Tell us about yourself and how many books you have written.
Born and raised in South Africa I decided I wanted to be a writer when I was seven years old, inspired by the fictional character Gabriel Knight, who was a writer come mystical detective.
In the many many years since then I have written and published three books. I’ve also since then lived in seven different countries and currently live in Germany.
What is the name of your latest book and what inspired it?
My saltest book is called Mostly Human, it’s the story of a young boy Alex, and his family as they try to come to terms with Alex being bitten by a werewolf at age ten. The inspiration come from a day dream I had while waiting for my sister one day, and it blossomed from there into something I believed could be a book.
Do you have any unusual writing habits?
Sporadic. Although I am part of a writing group called Poetry Club, and write an original short story every week, when it comes to novel writing it is a bit more when I can find the time and the inspiration to use it.
What authors, or books have influenced you?
Jane Jensen who wrote Gabriel Knight, the books and the video game the book was based on.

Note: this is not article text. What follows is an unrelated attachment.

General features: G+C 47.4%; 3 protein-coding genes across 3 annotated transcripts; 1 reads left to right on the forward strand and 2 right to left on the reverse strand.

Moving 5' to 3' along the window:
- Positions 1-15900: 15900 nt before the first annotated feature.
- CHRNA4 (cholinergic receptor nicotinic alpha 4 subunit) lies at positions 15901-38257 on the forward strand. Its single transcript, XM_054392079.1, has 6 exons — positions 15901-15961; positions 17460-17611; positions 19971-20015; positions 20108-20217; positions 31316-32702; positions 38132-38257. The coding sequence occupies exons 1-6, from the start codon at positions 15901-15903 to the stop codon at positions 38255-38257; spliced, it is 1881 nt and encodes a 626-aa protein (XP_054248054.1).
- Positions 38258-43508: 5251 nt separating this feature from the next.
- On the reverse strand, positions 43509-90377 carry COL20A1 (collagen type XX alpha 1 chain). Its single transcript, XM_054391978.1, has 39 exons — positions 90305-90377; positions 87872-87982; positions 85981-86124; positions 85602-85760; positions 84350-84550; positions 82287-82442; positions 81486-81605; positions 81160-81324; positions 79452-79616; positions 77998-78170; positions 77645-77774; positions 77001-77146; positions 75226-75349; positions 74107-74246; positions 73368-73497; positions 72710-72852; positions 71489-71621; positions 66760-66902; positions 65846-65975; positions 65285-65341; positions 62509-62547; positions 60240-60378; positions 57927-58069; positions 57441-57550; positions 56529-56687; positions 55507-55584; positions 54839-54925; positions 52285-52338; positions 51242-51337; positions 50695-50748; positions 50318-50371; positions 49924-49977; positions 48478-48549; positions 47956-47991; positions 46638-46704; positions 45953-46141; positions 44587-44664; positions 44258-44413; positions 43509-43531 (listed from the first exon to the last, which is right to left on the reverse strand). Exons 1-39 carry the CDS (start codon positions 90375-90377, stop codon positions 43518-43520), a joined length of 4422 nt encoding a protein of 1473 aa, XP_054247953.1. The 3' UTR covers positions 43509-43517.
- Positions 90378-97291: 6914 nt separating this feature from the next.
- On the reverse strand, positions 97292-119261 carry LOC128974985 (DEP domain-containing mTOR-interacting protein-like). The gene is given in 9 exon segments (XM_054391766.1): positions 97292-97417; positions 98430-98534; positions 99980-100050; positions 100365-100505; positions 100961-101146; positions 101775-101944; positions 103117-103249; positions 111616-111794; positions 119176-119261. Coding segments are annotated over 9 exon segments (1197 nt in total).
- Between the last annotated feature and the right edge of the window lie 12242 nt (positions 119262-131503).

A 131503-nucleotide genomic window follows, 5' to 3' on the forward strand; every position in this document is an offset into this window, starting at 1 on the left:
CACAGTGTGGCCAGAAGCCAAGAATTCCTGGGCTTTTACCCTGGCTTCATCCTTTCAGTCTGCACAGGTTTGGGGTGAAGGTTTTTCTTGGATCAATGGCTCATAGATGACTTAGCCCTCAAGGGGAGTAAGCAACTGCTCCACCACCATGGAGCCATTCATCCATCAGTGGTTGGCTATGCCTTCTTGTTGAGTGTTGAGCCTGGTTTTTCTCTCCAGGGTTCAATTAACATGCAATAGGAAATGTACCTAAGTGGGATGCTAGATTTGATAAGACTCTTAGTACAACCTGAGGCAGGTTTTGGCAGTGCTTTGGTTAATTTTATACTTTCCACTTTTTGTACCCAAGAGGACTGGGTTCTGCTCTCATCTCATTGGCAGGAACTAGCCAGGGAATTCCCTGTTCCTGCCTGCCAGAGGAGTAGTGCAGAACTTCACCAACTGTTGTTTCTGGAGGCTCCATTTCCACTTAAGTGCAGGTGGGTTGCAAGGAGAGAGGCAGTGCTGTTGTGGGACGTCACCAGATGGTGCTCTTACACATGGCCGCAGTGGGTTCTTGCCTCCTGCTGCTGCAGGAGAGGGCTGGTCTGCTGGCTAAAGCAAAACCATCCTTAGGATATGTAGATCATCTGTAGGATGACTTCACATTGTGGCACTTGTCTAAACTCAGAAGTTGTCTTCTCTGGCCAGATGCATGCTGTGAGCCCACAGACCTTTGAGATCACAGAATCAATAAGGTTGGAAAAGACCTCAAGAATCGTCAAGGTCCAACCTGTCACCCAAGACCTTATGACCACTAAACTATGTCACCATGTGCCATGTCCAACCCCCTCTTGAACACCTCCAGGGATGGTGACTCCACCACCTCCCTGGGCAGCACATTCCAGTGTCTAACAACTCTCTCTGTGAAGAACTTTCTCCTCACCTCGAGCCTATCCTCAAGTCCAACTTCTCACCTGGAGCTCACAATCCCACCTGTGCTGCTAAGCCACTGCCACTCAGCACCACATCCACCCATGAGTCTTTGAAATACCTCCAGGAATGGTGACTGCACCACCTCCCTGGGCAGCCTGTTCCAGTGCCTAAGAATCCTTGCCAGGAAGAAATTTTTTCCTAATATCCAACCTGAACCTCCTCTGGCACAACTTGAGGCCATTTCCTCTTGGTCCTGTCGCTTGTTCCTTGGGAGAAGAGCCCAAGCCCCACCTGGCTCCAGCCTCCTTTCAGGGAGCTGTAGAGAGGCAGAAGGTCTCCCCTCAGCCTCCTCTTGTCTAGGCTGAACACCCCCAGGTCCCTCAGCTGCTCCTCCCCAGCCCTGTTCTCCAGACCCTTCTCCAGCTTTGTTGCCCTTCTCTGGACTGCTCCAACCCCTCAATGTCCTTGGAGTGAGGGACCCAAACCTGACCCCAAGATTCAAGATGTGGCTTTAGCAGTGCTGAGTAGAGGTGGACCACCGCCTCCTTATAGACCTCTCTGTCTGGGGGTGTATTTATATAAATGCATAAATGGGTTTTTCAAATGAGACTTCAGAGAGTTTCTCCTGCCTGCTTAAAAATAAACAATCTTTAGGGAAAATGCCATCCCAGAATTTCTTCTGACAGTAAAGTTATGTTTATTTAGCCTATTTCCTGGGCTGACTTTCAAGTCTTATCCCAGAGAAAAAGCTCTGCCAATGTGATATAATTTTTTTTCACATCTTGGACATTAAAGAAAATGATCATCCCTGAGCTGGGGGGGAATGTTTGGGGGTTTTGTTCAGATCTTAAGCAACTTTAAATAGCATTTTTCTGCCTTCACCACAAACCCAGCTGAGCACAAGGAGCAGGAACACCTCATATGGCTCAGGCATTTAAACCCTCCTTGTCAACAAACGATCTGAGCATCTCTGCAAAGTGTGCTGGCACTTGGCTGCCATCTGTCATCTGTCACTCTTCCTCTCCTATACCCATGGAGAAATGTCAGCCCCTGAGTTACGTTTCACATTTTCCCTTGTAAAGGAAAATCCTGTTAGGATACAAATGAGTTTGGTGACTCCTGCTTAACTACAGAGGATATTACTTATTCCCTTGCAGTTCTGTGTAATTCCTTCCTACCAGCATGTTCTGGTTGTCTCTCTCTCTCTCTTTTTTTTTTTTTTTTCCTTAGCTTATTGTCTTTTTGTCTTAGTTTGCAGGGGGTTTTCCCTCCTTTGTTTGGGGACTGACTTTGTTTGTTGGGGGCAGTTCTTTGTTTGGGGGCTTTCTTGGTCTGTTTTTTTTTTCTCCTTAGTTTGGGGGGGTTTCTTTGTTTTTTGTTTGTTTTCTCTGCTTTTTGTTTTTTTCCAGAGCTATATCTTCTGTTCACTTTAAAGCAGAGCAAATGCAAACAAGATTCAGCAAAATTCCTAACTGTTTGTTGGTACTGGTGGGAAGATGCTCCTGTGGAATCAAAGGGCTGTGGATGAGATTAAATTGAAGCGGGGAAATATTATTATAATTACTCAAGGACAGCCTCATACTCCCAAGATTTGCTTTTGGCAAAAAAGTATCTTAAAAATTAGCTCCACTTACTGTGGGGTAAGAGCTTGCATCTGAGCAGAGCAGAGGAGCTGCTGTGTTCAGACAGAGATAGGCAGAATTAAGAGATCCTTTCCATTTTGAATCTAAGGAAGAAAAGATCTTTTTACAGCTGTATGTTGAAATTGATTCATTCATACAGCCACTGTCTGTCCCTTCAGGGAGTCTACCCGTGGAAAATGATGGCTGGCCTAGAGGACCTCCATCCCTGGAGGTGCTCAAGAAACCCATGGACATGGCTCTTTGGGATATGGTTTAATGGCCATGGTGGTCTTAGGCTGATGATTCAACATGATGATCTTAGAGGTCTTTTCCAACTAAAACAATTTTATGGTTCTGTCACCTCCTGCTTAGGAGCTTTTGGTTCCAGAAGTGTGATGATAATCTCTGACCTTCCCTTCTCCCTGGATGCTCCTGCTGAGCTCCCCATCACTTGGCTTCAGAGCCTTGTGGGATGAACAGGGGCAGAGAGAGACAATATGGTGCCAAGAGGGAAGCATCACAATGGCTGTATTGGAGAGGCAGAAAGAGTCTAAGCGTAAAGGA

Robert Rankin and the Armageddon trilogy, which inspired me to believe I could write what ever made sense to me, and not what made sense to others.
What are you working on now?
Mostly Human 2 and a short story anthology from my work done for Poetry Club.
What is your best method or website when it comes to promoting your books?
I’ve had great success with sitting in bars using a fake name telling people about the great book I’m reading by D.I. Jolly.
Otherwise common practice is to set up a website, give something like short stories or free chapters of your book away to collect e-mail addresses from people and when you bring out a new book e-mail all those people and tell them about it.
At the same time collect names of reviews and bloggers offering them advanced reading copies of your book. Try and build up a working relationship with them, if they like one of your books offer them others. Same with book tubers. Regardless of their size, any good review is something you can promote as well. Most people don’t know that a blog only gets 20 views a week, but will take their advice that a book is good over you saying “Please read my book”.
Do you have any advice for new authors?
Practice, listen to constructive criticism and learn from it. And if anyone simply tells you that “your book sucks” ignore them, or ask them why, if they can’t come up with actual things to say about plot dialogue and character development then their opinion doesn’t matter and should be forgotten.
What is the best advice you have ever heard?
If you’re not having fun then something is wrong and only you can fix it. Your life is up to you to live.
What are you reading now?
It by Stephen King
What’s next for you as a writer?
Probably releasing the short story anthology with the help of some friends, then continue working on Mostly Human 2.
Author Websites and Profiles
D.I. Jolly Amazon Profile